Location: Plant Science ResearchTitle: Good statistical practices in agronomy using categorical data analysis, with alfalfa examples having poisson and binomial underlying distributions
|MOWERS, RONALD - Vis Viva Energy Economics Consulting|
|BUCCIARELLI, BRUNA - University Of Minnesota|
|CAO, YUANYUAN - University Of Minnesota|
|Samac, Deborah - Debby|
Submitted to: Crops
Publication Type: Peer Reviewed Journal
Publication Acceptance Date: 5/3/2022
Publication Date: 5/13/2022
Citation: Mowers, R.P., Bucciarelli, B., Cao, Y., Samac, D.A., Xu, Z. 2022. Good statistical practices in agronomy using categorical data analysis, with alfalfa examples having poisson and binomial underlying distributions. Crops. 2(2):154-171. https://doi.org/10.3390/crops2020012.
Interpretive Summary: There are over 11,000 R analysis packages and 137,000 Python libraries for data analysis and statistical inferences on the web for free access and use. Since both R and Python are free open sources and easy to use, they have gained great popularity to calculate the p-values for statistically significant tests. But they also post potential issues and sometimes generate misleading information, thus resulting in risky decisions. This article shows statistical issues faced in analyzing experiments with categorical data and approaches to solve these issues. We highlight some faulty analyses and demonstrate other, better solutions with R programming compared with standard SAS or JMP programming. Although statistical methods presented here are not new, this guide for practitioners covers information not usually given in initial statistics courses for agronomists, breeders, and other researchers.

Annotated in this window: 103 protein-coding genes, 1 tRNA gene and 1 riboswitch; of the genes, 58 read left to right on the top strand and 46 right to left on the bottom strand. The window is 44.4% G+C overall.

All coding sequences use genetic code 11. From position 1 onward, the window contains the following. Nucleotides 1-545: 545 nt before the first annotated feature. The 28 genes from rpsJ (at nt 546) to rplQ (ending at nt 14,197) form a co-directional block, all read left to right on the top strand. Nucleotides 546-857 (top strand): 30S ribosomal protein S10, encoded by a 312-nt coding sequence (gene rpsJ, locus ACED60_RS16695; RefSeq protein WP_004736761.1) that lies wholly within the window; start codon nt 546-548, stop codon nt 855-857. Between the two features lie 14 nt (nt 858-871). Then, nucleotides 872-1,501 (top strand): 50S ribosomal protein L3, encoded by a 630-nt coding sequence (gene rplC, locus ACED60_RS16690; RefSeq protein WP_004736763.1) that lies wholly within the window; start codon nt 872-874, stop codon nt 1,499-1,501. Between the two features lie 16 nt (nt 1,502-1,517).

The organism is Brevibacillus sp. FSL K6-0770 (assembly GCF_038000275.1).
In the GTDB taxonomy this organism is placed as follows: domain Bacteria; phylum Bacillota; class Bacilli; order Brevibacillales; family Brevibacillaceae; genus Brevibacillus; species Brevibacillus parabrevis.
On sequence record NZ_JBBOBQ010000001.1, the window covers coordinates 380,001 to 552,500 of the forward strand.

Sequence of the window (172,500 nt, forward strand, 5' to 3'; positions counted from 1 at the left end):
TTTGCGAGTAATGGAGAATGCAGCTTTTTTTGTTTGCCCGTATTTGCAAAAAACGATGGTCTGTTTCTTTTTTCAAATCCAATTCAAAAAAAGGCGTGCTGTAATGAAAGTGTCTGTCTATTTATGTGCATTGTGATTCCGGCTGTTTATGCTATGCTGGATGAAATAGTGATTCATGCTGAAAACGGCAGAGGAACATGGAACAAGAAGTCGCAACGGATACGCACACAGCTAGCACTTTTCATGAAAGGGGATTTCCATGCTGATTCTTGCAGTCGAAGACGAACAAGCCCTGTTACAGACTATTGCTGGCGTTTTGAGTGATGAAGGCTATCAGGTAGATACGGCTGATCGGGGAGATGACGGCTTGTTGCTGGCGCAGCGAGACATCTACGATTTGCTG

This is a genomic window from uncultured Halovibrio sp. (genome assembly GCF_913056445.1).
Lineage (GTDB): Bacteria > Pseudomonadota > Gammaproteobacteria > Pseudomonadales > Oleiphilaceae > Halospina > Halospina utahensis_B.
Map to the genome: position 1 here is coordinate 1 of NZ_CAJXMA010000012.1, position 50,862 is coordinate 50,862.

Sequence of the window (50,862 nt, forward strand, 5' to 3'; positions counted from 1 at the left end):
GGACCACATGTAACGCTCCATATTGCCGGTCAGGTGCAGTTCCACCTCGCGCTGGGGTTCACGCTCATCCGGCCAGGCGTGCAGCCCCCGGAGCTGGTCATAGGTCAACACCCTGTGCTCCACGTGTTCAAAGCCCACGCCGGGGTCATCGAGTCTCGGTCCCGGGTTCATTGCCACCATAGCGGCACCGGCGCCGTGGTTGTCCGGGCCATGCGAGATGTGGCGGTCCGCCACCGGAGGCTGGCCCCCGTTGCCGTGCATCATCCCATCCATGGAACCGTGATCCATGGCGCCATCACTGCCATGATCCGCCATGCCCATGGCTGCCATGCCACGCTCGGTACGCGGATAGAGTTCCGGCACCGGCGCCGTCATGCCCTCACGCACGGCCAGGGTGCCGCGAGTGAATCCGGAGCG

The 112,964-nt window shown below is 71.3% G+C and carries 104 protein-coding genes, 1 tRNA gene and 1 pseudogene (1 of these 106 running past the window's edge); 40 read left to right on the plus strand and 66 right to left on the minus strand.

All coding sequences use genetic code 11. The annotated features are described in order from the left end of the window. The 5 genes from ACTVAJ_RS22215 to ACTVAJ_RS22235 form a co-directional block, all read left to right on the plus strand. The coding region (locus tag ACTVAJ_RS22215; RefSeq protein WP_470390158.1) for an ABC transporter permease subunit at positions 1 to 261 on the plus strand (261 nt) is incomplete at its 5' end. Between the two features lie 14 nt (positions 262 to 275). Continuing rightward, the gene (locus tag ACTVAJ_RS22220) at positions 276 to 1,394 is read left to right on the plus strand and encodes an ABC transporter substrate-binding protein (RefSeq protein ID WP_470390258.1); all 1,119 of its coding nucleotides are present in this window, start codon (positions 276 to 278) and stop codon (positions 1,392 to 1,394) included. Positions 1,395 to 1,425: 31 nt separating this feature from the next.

Technical Abstract: Categorical data has as measurement scale a set of categories. It can be derived from qualitative classifications or countable quantitative data, and is common in biological scientific work and crop breeding. Data analysis of categorical data is important for correct inferences from experiments. However, categorical data can introduce unique issues in data analysis, particularly in real-world settings with collaborators and with periodically-updated dynamic data. This paper discusses common problems arising from categorical variable analysis and data transformations, demonstrates the issues or risks of misapplying analysis, and suggests approaches to address data analysis challenges using two data sets from alfalfa breeding programs. For each data set, we present several analysis methods, e.g. simple t-test, analysis of variance (ANOVA), split plot analysis, generalized linear model (GLM), generalized linear mixed model (GLMM) using R with R markdown, and with the standard statistical analysis software SAS/JMP. The goal is to demonstrate good analysis practices for categorical data by comparing the potential 'bad' analyses with better ones, avoiding too much reliance on reaching a significant p-value of 0.05, and navigating the morass of ever-increasing numbers of potential R functions. The three main aspects of this research focus on choosing the right data distribution to use, using the correct error terms for hypothesis test p-values including the right type of sum of the squares (Type I, II, and III), and proper statistical models for categorical data analysis. Our results show the importance of good statistical analysis practice to help agronomists, breeders, and other researchers apply appropriate statistical approaches to more correctly draw conclusions from their data.